Not surprisingly, the older your carpets are, the more likely they are to contain allergens. Naturally, one of the top reasons to replace or remove your carpeting is because it’s simply too old. “Often, older carpets catch and retain more allergens and particulate matter, which may cause your allergies to act up,” says Lacey Nix on AngiesList.com, “If you notice an increase in allergies, one source may be your older carpet.”
Carpets don’t just impact the health of allergy sufferers because of the dust, crumbs, pet dander and other particles that may fall onto it and get trapped. Carpets are also known for holding in moisture. As a result, mould can form in the floor underneath the carpet without you being able to detect it. Mould spores, of course, are also hazardous to our health. And those with respiratory issues are the first to notice.
This is why Scott Hall Remodeling advocates for the removal of wall-to-wall carpeting in the basement. The basement, they point out, is susceptible to more moisture than the rest of the house. “While this isn’t always the case, it’s something to look into,” reads their site, “Excess moisture can cause water damage and mould buildup in carpets and you may not readily see it on the surface.”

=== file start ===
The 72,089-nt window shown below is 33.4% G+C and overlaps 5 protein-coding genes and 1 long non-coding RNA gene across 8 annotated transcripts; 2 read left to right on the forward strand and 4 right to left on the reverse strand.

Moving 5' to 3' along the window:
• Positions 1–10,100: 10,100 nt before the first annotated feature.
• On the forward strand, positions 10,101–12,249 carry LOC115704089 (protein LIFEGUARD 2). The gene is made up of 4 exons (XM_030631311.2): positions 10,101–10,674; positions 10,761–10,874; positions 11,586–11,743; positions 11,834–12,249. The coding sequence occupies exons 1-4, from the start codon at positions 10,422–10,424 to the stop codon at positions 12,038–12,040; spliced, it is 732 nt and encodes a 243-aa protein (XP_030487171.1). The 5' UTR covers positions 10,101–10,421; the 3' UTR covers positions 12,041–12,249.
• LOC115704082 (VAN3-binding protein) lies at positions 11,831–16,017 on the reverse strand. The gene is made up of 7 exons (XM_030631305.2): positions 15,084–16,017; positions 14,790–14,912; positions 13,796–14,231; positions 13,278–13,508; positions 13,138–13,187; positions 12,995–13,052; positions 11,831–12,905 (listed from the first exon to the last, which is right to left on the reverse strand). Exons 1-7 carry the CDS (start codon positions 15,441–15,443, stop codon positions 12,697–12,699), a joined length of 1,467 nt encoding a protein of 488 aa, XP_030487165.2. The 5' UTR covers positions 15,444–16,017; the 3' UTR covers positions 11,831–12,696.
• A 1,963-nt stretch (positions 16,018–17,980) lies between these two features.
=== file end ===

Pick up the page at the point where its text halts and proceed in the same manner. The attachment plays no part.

At DF Technical & Consulting Services Ltd., we are dedicated to helping you avoid the many health hazards that come with having carpet in your home. We offer Air Quality Services, Moisture Monitoring Services and Mould Assessment Services, among many others, to ensure that you enjoy the best possible indoor air quality.
For more information about any and all of our services, please don’t hesitate to call us at 1-855-668-3131 or email email@example.com.
Canadians are prone to cracking the windows in the summertime. Obviously, right? With the warmth and sunshine so prevalent during the summer, it only makes sense to let some of the fresh, warm air from outside circulate with the otherwise stagnant, stale air from inside. But now that the fall is in full swing, Canadians are prone to keeping their windows shut. Considering the much cooler temperatures, that would make sense right?